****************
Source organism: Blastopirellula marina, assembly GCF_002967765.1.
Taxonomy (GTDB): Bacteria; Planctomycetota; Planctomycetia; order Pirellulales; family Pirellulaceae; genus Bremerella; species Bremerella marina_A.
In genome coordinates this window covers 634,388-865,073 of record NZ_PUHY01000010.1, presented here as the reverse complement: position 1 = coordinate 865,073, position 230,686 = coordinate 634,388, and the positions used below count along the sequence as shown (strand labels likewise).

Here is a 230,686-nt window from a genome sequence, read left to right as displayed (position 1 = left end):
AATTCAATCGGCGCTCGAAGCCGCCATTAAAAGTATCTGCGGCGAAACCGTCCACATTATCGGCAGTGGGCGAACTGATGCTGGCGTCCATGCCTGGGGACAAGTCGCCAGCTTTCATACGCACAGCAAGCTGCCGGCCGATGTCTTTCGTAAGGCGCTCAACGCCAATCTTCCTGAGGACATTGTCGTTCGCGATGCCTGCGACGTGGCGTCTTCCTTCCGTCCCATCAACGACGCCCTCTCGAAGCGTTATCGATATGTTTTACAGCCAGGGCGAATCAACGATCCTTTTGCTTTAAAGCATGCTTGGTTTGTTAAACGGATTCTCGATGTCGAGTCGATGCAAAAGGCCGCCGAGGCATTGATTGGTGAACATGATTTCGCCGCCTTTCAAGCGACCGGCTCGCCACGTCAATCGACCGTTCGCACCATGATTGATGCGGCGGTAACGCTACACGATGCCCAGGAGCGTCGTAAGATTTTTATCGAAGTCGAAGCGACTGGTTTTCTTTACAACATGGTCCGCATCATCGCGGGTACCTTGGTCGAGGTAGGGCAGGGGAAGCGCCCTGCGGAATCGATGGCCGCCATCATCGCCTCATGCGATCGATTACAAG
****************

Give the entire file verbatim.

Source organism: Blastopirellula marina, assembly GCF_002967765.1.
Taxonomy (GTDB): Bacteria; Planctomycetota; Planctomycetia; order Pirellulales; family Pirellulaceae; genus Bremerella; species Bremerella marina_A.
In genome coordinates this window covers 634,388-865,073 of record NZ_PUHY01000010.1, presented here as the reverse complement: position 1 = coordinate 865,073, position 230,686 = coordinate 634,388, and the positions used below count along the sequence as shown (strand labels likewise).

Here is a 230,686-nt window from a genome sequence, read left to right as displayed (position 1 = left end):
AATTCAATCGGCGCTCGAAGCCGCCATTAAAAGTATCTGCGGCGAAACCGTCCACATTATCGGCAGTGGGCGAACTGATGCTGGCGTCCATGCCTGGGGACAAGTCGCCAGCTTTCATACGCACAGCAAGCTGCCGGCCGATGTCTTTCGTAAGGCGCTCAACGCCAATCTTCCTGAGGACATTGTCGTTCGCGATGCCTGCGACGTGGCGTCTTCCTTCCGTCCCATCAACGACGCCCTCTCGAAGCGTTATCGATATGTTTTACAGCCAGGGCGAATCAACGATCCTTTTGCTTTAAAGCATGCTTGGTTTGTTAAACGGATTCTCGATGTCGAGTCGATGCAAAAGGCCGCCGAGGCATTGATTGGTGAACATGATTTCGCCGCCTTTCAAGCGACCGGCTCGCCACGTCAATCGACCGTTCGCACCATGATTGATGCGGCGGTAACGCTACACGATGCCCAGGAGCGTCGTAAGATTTTTATCGAAGTCGAAGCGACTGGTTTTCTTTACAACATGGTCCGCATCATCGCGGGTACCTTGGTCGAGGTAGGGCAGGGGAAGCGCCCTGCGGAATCGATGGCCGCCATCATCGCCTCATGCGATCGATTACAAG